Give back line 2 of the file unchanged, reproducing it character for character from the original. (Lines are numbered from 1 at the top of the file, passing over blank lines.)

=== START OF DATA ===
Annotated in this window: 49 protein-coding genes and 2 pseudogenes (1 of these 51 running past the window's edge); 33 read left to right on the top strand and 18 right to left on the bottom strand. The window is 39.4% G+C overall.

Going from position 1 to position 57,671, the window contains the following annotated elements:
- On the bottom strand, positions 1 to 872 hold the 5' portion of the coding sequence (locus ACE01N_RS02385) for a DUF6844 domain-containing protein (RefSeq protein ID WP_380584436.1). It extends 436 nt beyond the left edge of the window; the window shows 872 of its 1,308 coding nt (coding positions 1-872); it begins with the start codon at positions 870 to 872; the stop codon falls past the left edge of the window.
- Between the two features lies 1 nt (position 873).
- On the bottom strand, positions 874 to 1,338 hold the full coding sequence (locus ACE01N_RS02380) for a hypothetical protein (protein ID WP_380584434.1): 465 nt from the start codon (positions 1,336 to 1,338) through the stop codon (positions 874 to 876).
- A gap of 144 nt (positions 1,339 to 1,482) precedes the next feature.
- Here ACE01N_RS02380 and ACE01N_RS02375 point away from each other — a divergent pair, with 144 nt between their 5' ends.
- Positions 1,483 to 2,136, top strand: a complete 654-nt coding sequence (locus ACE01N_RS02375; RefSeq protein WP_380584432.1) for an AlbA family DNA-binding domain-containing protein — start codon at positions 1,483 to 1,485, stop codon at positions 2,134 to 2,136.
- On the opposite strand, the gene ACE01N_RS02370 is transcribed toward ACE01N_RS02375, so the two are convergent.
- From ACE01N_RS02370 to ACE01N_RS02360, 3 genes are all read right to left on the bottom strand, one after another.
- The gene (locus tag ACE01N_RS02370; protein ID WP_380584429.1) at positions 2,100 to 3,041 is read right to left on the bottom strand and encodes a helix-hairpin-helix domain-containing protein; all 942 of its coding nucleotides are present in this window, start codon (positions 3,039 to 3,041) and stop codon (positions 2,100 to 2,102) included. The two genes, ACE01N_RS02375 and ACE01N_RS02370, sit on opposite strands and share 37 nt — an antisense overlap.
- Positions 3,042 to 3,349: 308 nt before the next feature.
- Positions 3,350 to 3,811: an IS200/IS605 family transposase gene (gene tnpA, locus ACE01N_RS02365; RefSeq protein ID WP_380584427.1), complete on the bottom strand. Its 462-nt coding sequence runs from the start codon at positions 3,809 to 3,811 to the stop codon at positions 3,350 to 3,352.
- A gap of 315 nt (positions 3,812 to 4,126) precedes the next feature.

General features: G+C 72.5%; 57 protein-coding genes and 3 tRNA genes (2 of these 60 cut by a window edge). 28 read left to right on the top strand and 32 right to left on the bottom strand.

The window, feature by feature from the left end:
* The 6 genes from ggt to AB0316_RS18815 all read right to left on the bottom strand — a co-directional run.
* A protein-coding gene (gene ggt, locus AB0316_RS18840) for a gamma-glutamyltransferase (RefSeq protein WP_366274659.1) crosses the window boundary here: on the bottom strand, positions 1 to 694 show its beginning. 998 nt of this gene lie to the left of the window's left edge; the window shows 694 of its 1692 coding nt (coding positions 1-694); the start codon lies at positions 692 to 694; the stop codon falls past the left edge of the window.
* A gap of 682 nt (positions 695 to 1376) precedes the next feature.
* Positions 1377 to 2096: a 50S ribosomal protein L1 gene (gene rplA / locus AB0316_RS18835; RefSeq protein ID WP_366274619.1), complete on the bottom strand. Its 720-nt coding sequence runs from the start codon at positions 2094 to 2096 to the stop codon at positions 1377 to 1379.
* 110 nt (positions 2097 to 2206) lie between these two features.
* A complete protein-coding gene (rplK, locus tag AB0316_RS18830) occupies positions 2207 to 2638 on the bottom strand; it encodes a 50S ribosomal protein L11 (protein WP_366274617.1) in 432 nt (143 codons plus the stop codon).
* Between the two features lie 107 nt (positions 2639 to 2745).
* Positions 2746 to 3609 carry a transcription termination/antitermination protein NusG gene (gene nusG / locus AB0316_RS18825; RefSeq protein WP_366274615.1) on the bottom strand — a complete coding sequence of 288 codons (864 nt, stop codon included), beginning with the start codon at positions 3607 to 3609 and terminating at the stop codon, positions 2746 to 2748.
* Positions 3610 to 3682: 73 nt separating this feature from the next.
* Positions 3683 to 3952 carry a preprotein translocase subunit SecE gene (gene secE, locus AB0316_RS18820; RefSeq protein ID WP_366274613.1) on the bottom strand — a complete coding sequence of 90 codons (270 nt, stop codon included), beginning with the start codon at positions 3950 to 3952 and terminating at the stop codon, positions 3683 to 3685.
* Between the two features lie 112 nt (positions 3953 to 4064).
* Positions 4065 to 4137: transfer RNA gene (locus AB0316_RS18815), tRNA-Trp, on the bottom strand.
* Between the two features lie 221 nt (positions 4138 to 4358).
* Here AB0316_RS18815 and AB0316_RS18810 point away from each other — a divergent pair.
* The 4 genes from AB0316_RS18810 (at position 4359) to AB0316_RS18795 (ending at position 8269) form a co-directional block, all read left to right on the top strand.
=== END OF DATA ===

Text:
Going from position 1 to position 57,671, the window contains the following annotated elements: